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Showing Off a Little Restraint

May 02, 2000|BOOTH MOORE

The maddening fact that the Style cable channel isn't yet available to all subscribers in the L.A. area hasn't stopped the fledgling network from throwing parties around town. Friday it hosted a fete for design maven Rachel Ashwell to celebrate the second season of her "Shabby Chic" television series (which begins Saturday) and her third book, "Shabby Chic Home"(ReganBooks, $35).

Ashwell's Montana Avenue shop--full of slipcovered sofas in pale florals, whitewashed tables and piles of quilts--was a cozy spot for the party. Pink and white balloons tied with ribbons and sprigs of dried flowers floated above guests sipping champagne. Not so shabby, huh?

Ashwell has built a home furnishings empire based on the idea that cheap and unusual finds from flea markets and resale shops can be stylish. Ironically, she now has three stores to sell the look.

In her third book, "Shabby Chic Home," Ashwell illustrates a pared-down style using her Malibu home, where she now lives with her two children. She shows the step-by-step transformation of the dark home from something she describes as akin to the witch's house in "Hansel and Gretel" to a light, airy retreat.

"My things are still old and funky, but as I've matured, I have honed my aesthetic," she said. "I have fewer things now, but they are more special."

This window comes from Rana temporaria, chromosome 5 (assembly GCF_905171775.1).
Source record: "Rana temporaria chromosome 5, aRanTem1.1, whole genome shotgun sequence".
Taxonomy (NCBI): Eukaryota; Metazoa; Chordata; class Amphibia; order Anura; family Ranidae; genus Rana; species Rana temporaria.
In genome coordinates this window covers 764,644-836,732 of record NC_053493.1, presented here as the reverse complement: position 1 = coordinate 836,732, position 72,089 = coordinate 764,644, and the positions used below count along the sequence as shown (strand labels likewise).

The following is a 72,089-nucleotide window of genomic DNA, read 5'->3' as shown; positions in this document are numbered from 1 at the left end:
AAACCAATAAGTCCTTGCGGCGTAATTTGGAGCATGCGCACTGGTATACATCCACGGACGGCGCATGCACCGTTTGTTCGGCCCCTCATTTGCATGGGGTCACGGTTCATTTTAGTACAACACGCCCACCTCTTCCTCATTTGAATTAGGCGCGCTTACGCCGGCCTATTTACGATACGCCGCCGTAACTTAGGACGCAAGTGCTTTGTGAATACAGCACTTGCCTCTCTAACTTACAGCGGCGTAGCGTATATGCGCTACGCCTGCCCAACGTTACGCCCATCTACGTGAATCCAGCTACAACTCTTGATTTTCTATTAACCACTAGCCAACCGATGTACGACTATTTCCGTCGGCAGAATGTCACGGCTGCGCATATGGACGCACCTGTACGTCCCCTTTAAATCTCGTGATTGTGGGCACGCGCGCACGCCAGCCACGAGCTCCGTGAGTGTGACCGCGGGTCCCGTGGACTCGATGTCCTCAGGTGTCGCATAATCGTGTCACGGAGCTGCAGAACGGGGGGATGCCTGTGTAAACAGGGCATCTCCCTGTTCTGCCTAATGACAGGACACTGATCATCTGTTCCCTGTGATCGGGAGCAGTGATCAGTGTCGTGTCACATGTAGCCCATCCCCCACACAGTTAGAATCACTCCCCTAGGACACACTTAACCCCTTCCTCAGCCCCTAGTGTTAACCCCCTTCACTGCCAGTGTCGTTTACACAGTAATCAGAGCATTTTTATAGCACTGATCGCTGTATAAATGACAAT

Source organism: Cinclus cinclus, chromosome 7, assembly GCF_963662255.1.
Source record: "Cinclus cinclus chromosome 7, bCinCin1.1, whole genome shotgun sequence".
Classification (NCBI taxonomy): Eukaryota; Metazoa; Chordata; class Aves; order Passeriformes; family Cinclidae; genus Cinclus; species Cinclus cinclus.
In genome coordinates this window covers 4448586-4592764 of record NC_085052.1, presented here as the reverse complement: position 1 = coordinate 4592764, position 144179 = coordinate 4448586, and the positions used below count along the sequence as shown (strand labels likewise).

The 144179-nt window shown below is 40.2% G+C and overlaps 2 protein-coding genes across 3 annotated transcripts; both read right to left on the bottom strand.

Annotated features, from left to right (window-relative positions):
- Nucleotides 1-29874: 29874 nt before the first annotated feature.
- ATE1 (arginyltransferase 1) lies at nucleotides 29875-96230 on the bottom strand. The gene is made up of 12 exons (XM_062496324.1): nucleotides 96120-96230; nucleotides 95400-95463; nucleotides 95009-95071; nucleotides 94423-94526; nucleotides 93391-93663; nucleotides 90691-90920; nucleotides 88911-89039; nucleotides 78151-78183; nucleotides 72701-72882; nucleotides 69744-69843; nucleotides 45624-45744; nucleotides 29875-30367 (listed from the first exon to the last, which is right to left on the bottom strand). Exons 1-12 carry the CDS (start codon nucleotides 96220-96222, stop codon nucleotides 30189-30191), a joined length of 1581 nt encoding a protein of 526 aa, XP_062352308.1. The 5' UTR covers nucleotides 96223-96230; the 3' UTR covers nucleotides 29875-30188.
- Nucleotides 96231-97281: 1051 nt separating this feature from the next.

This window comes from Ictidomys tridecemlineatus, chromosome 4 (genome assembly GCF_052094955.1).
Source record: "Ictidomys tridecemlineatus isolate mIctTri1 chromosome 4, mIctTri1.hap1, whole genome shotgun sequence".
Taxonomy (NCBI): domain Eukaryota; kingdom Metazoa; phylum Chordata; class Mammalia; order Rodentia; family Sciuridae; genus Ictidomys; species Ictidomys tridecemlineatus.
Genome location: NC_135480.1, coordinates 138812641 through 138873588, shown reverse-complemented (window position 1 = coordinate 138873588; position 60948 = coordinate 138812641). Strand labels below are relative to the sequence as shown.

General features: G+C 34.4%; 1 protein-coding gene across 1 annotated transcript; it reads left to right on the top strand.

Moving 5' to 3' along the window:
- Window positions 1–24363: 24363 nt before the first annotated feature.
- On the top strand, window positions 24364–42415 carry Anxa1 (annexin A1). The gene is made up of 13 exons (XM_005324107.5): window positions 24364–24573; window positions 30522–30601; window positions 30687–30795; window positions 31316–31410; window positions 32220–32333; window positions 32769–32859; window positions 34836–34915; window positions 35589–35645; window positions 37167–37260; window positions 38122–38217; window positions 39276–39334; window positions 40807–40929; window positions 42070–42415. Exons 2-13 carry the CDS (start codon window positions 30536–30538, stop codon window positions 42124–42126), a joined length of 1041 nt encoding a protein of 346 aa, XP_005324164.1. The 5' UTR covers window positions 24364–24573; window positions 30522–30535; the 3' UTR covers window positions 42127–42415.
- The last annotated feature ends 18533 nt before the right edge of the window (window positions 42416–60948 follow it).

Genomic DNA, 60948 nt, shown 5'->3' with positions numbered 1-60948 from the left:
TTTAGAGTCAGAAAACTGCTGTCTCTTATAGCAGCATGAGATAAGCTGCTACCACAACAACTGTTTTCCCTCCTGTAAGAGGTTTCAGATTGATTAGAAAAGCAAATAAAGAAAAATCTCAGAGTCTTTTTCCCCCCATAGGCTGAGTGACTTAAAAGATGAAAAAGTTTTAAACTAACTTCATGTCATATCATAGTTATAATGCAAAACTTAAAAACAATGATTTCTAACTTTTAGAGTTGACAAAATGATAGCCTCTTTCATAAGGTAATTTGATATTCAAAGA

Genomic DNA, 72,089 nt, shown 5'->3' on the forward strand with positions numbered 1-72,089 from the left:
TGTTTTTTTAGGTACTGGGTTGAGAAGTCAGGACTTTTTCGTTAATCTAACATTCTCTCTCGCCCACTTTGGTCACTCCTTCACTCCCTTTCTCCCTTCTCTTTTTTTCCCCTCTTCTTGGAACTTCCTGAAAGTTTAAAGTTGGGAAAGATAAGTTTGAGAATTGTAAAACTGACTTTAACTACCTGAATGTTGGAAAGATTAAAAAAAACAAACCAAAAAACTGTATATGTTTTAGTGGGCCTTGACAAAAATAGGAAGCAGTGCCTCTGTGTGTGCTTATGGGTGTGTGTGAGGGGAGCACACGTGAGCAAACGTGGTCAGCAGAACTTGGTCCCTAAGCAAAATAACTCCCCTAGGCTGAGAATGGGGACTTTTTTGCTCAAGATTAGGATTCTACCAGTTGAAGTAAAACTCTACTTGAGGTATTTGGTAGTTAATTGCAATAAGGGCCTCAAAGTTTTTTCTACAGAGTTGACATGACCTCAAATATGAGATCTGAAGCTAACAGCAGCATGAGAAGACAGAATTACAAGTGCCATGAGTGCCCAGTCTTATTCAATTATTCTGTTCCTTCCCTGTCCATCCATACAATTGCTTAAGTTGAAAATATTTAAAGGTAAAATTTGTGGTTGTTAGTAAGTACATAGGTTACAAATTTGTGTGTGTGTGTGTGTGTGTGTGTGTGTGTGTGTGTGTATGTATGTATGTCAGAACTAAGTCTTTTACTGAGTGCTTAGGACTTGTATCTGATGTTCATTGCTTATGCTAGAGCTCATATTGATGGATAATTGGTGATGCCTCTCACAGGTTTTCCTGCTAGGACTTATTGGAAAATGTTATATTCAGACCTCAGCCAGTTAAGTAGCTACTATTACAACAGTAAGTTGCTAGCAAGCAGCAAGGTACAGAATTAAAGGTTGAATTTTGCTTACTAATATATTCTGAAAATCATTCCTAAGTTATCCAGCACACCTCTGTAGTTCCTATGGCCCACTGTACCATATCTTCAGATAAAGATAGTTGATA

After all, one doesn't want to be too shabby chic. "I have two armoires in my bedroom. One is carved, with a large mirror, and the other one you barely notice, because it is plain white and melts into the wall. Two carved ones would be too much," she said. "You have to know where to stop."

*

Speaking of decor I'll never be able to afford . . . interior decorator Matthew White and his partner, Disney animation chief and theatrical producer Thomas Schumacher, entertained guests Saturday at their San Marino estate. The dinner party at the Villa delle Favole, which is decorated in a grand style that spans from ancient Rome to 18th century Venice, was one of several dinner parties given in nearby homes to raise funds for AIDS Service Center.

Producer of the musical "The Lion King," Schumacher was all talk about the show, touring in several countries and landing in L.A. in September.

"By the time you all leave here tonight, I'll have dozens of stage managers' reports faxed to me from around the world," he told guests at his table.

He recalled that in Germany, for example, he has an actor who is falling asleep onstage.

Perhaps he has trouble staying awake because audiences do not applaud at all during the show. But at the end, they burst into applause, clapping in unison, Schumacher said.

Most interesting. Who knew that a dinner party in San Marino would turn into a global tour of the habits of theatergoers?

Booth Moore can be reached at booth.moore@latimes.com.

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